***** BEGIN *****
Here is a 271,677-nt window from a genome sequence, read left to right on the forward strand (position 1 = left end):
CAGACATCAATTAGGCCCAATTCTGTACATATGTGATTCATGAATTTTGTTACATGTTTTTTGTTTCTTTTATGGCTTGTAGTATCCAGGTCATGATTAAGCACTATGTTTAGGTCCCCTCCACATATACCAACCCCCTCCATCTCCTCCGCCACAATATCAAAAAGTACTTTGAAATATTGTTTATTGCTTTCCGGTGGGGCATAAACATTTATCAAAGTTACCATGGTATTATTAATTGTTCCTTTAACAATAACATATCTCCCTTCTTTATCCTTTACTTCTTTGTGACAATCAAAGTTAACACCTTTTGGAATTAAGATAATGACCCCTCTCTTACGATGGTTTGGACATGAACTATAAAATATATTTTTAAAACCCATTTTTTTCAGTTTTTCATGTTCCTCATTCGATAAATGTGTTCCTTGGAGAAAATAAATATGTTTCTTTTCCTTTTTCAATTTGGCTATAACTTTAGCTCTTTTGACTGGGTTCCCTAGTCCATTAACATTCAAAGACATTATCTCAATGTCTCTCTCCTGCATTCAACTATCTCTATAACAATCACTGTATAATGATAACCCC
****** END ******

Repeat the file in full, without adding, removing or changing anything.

Here is a 271,677-nt window from a genome sequence, read left to right on the forward strand (position 1 = left end):
CAGACATCAATTAGGCCCAATTCTGTACATATGTGATTCATGAATTTTGTTACATGTTTTTTGTTTCTTTTATGGCTTGTAGTATCCAGGTCATGATTAAGCACTATGTTTAGGTCCCCTCCACATATACCAACCCCCTCCATCTCCTCCGCCACAATATCAAAAAGTACTTTGAAATATTGTTTATTGCTTTCCGGTGGGGCATAAACATTTATCAAAGTTACCATGGTATTATTAATTGTTCCTTTAACAATAACATATCTCCCTTCTTTATCCTTTACTTCTTTGTGACAATCAAAGTTAACACCTTTTGGAATTAAGATAATGACCCCTCTCTTACGATGGTTTGGACATGAACTATAAAATATATTTTTAAAACCCATTTTTTTCAGTTTTTCATGTTCCTCATTCGATAAATGTGTTCCTTGGAGAAAATAAATATGTTTCTTTTCCTTTTTCAATTTGGCTATAACTTTAGCTCTTTTGACTGGGTTCCCTAGTCCATTAACATTCAAAGACATTATCTCAATGTCTCTCTCCTGCATTCAACTATCTCTATAACAATCACTGTATAATGATAACCCC